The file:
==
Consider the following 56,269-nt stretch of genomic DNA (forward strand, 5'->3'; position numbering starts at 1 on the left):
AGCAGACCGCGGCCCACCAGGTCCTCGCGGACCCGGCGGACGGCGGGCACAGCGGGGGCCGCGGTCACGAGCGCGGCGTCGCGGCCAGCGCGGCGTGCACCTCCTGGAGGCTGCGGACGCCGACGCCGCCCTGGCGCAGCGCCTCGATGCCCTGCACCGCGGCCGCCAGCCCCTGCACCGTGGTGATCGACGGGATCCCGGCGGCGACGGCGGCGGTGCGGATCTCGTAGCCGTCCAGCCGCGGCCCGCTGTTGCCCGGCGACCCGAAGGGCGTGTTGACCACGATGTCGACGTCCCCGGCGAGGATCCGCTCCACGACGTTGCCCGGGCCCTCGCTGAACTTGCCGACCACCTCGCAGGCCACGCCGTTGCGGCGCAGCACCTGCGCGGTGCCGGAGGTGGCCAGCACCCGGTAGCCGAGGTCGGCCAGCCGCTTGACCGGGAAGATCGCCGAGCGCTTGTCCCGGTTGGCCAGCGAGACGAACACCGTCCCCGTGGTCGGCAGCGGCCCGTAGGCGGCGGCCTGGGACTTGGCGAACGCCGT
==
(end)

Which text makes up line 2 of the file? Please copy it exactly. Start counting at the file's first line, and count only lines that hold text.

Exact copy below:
AGCAGACCGCGGCCCACCAGGTCCTCGCGGACCCGGCGGACGGCGGGCACAGCGGGGGCCGCGGTCACGAGCGCGGCGTCGCGGCCAGCGCGGCGTGCACCTCCTGGAGGCTGCGGACGCCGACGCCGCCCTGGCGCAGCGCCTCGATGCCCTGCACCGCGGCCGCCAGCCCCTGCACCGTGGTGATCGACGGGATCCCGGCGGCGACGGCGGCGGTGCGGATCTCGTAGCCGTCCAGCCGCGGCCCGCTGTTGCCCGGCGACCCGAAGGGCGTGTTGACCACGATGTCGACGTCCCCGGCGAGGATCCGCTCCACGACGTTGCCCGGGCCCTCGCTGAACTTGCCGACCACCTCGCAGGCCACGCCGTTGCGGCGCAGCACCTGCGCGGTGCCGGAGGTGGCCAGCACCCGGTAGCCGAGGTCGGCCAGCCGCTTGACCGGGAAGATCGCCGAGCGCTTGTCCCGGTTGGCCAGCGAGACGAACACCGTCCCCGTGGTCGGCAGCGGCCCGTAGGCGGCGGCCTGGGACTTGGCGAACGCCGT